Biden faces mounting pressure over response to Iran over deadly drone attack

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President Joe Biden on Tuesday faced mounting pressure to respond forcefully to Sunday’s drone attack by Iranian-backed militants that killed three U.S. service members and wounded at least 40 others, without deepening the conflict in the Middle East.

“We are not seeking war with Iran,” National Security Council spokesman John Kirby said at the White House press briefing on Monday.

Kirby continued: “We are not seeking a conflict with the regime in a military manner.” He added, “We are not looking for escalation here. This attack that occurred over the weekend was an escalation, make no mistake about it. It requires a response.”

The president pledged on Sunday that the United States would respond, and on Monday he met with members of his national security team in the White House Situation Room to discuss the latest developments on the attack in Jordan near the borders with Syria and Iraq, according to the White House.

Photo: President Biden speaking at "Sunday lunch" Event at Brookland Baptist Banquet Center, part of Brookland Baptist Church, in West Columbia, South Carolina, January 28, 2024.

President Biden speaks at a Sunday Lunch event at Brookland Baptist Banquet Center, part of Brookland Baptist Church, in West Columbia, South Carolina, January 28, 2024.

Jacqueline Martin/AP

Those attending the meeting included National Security Advisor Jake Sullivan, Secretary of Defense Lloyd Austin, Director of National Intelligence Avril Haines, and Chief of Staff Jeff Zients.

Biden now faces a difficult decision about how best to respond to the attack that claimed the life of the first American soldier since the beginning of the conflict between Israel and Hamas, without igniting a broader conflict in the region, something the administration is trying hard to ignite. Avoid for several months.

The White House has neither confirmed nor denied whether direct strikes against Iran are on the table, but a senior US official told ABC News that Biden has deep doubts about retaliatory strikes on Iran itself.

“There’s no easy answer here,” Kirby told reporters.

He added: “That’s why the president is meeting with his national security team, and considering his options. He will do so, as he has done in the past, in a very careful and thoughtful way, so that our national security – our best interests – respond.” “Saved.”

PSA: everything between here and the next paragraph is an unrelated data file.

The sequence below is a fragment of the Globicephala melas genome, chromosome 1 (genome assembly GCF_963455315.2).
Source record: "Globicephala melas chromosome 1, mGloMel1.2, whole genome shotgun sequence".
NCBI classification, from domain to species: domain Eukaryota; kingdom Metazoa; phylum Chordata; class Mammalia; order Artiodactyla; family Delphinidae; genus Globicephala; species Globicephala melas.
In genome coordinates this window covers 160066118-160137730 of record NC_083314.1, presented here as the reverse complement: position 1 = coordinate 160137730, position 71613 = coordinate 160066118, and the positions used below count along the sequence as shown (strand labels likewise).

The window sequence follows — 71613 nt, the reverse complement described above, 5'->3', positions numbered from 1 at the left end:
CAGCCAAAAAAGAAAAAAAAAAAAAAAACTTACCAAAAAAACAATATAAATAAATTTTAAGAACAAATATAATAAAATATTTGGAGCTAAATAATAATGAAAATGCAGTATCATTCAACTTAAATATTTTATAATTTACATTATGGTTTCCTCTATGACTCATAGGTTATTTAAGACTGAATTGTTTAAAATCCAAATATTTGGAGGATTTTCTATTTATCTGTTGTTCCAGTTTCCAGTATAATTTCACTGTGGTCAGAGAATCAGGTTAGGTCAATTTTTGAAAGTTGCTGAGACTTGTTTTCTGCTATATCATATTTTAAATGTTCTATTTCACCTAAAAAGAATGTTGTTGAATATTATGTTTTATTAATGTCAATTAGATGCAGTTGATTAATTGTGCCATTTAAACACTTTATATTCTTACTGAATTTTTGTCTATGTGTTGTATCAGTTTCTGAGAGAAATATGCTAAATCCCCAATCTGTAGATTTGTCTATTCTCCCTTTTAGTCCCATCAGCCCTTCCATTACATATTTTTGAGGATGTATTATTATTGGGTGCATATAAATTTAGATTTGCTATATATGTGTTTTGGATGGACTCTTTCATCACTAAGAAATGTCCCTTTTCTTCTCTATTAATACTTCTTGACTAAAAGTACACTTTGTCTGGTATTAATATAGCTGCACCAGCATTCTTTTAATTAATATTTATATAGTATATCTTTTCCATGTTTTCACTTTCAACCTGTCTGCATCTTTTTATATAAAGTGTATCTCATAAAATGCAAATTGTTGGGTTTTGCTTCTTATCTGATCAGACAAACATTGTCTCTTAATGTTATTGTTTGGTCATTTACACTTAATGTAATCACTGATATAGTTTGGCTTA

Photo: US Secretary of State Antony Blinken speaks during a joint news conference with NATO Secretary General Jens Stoltenberg at the State Department on January 29, 2024 in Washington, DC

US Secretary of State Antony Blinken speaks during a joint press conference with NATO Secretary General Jens Stoltenberg at the State Department on January 29, 2024 in Washington, DC

Alex Wong/Getty Images

At a press conference on Monday, Secretary of State Antony Blinken suggested that the US response “could be multi-layered, come in phases, and continue over time.”

Before Sunday’s deadly attack, there had been at least 164 attacks on US forces in the region since mid-October.

The United States has launched repeated retaliatory strikes — nine in Yemen since January 11, four in Iraq and three in Syria since mid-October — although the president noted that they have done little to deter future attacks.

Many Republicans have called on the administration to take stronger action against Iran, including Senate Minority Leader Mitch McConnell.

“The entire world is now watching for signs that the President is finally willing to exercise American power to force Iran to change its behavior. Our enemies have become emboldened. And they will continue to do so until the United States imposes serious and crippling costs — and not just on the front lines.” He said in a statement: “On the line of terrorist agents, but on their Iranian sponsors who wear American blood as a badge of honor.”

Photo: Senate Minority Leader Mitch McConnell walks into the chamber at the Capitol in Washington, D.C., January 25, 2024.

Senate Minority Leader Mitch McConnell walks into the chamber at the Capitol in Washington, D.C. on January 25, 2024.

J. Scott Applewhite/AP

What makes matters more complicated is the conflict between Israel and Hamas, and the ongoing hostage negotiations that the United States and other countries are facilitating.

Kirby said on Monday that the talks were moving in a good direction, and that the White House saw “no reason” why any US response to these attacks would affect the negotiations. However, he acknowledged the possibility.

“We are not arrogant. We realize that there is a lot of hard work ahead of us. And that work ahead of us, certainly diplomatically, may be affected by – by events that have occurred elsewhere in the region. Not only – not only what happened in Jordan.” “And what might come as a result of that, but there’s no reason why that shouldn’t be the case. That’s why we’re going to stay on this mission,” Kirby said.

The growing conflict could also have major impacts on Biden’s reelection efforts. He already faced political pressure during his election campaign from pro-Palestinian protests at his ceasefire events.

At a recent event in Virginia, Biden faced more than a dozen interruptions from crowds calling for an end to the conflict.

When asked if politics would play a role in the president’s response, Kirby insisted they would not.

“He does not look at political calculations, ballots, or the electoral calendar while working to protect our forces on shore and our ships at sea – and any suggestion to the contrary is an attack,” he said.

This article originally appeared on abcnews.go.com

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